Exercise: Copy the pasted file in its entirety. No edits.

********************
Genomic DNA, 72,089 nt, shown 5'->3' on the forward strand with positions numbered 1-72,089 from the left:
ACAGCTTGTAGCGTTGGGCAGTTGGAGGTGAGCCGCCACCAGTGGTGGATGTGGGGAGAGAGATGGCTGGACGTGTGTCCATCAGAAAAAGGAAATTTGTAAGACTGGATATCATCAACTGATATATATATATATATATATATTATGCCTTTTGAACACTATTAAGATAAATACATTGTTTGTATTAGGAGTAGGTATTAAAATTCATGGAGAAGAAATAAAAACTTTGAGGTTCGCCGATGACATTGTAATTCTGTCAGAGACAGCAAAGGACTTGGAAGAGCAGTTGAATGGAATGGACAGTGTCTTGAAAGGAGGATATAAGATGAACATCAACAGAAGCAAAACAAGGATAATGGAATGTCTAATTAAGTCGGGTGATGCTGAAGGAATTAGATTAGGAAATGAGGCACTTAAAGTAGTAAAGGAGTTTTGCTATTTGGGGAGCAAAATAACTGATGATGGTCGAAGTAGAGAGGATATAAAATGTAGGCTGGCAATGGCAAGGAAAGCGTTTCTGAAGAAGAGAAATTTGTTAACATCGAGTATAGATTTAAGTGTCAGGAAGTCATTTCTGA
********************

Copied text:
Genomic DNA, 72,089 nt, shown 5'->3' on the forward strand with positions numbered 1-72,089 from the left:
ACAGCTTGTAGCGTTGGGCAGTTGGAGGTGAGCCGCCACCAGTGGTGGATGTGGGGAGAGAGATGGCTGGACGTGTGTCCATCAGAAAAAGGAAATTTGTAAGACTGGATATCATCAACTGATATATATATATATATATATATTATGCCTTTTGAACACTATTAAGATAAATACATTGTTTGTATTAGGAGTAGGTATTAAAATTCATGGAGAAGAAATAAAAACTTTGAGGTTCGCCGATGACATTGTAATTCTGTCAGAGACAGCAAAGGACTTGGAAGAGCAGTTGAATGGAATGGACAGTGTCTTGAAAGGAGGATATAAGATGAACATCAACAGAAGCAAAACAAGGATAATGGAATGTCTAATTAAGTCGGGTGATGCTGAAGGAATTAGATTAGGAAATGAGGCACTTAAAGTAGTAAAGGAGTTTTGCTATTTGGGGAGCAAAATAACTGATGATGGTCGAAGTAGAGAGGATATAAAATGTAGGCTGGCAATGGCAAGGAAAGCGTTTCTGAAGAAGAGAAATTTGTTAACATCGAGTATAGATTTAAGTGTCAGGAAGTCATTTCTGA